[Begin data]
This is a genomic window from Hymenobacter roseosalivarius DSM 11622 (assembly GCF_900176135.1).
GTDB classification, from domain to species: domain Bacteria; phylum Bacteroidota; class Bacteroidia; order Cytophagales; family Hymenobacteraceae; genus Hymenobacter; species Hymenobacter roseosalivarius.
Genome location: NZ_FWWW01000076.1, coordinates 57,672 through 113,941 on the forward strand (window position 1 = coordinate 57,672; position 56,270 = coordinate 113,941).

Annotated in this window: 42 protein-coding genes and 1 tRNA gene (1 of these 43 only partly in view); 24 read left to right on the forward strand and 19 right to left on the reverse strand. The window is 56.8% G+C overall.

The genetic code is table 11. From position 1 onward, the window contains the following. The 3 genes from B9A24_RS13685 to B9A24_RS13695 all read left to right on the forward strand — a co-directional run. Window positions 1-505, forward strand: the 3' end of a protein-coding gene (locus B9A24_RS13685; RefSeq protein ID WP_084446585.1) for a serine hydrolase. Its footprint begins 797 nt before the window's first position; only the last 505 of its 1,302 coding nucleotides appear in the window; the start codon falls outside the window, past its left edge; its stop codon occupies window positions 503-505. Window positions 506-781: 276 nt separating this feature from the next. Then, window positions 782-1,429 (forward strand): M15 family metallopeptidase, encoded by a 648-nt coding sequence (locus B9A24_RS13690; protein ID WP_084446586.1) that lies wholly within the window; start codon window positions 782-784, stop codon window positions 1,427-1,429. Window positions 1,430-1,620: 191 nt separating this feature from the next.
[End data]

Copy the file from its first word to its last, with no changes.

This is a genomic window from Hymenobacter roseosalivarius DSM 11622 (assembly GCF_900176135.1).
GTDB classification, from domain to species: domain Bacteria; phylum Bacteroidota; class Bacteroidia; order Cytophagales; family Hymenobacteraceae; genus Hymenobacter; species Hymenobacter roseosalivarius.
Genome location: NZ_FWWW01000076.1, coordinates 57,672 through 113,941 on the forward strand (window position 1 = coordinate 57,672; position 56,270 = coordinate 113,941).

Annotated in this window: 42 protein-coding genes and 1 tRNA gene (1 of these 43 only partly in view); 24 read left to right on the forward strand and 19 right to left on the reverse strand. The window is 56.8% G+C overall.

The genetic code is table 11. From position 1 onward, the window contains the following. The 3 genes from B9A24_RS13685 to B9A24_RS13695 all read left to right on the forward strand — a co-directional run. Window positions 1-505, forward strand: the 3' end of a protein-coding gene (locus B9A24_RS13685; RefSeq protein ID WP_084446585.1) for a serine hydrolase. Its footprint begins 797 nt before the window's first position; only the last 505 of its 1,302 coding nucleotides appear in the window; the start codon falls outside the window, past its left edge; its stop codon occupies window positions 503-505. Window positions 506-781: 276 nt separating this feature from the next. Then, window positions 782-1,429 (forward strand): M15 family metallopeptidase, encoded by a 648-nt coding sequence (locus B9A24_RS13690; protein ID WP_084446586.1) that lies wholly within the window; start codon window positions 782-784, stop codon window positions 1,427-1,429. Window positions 1,430-1,620: 191 nt separating this feature from the next.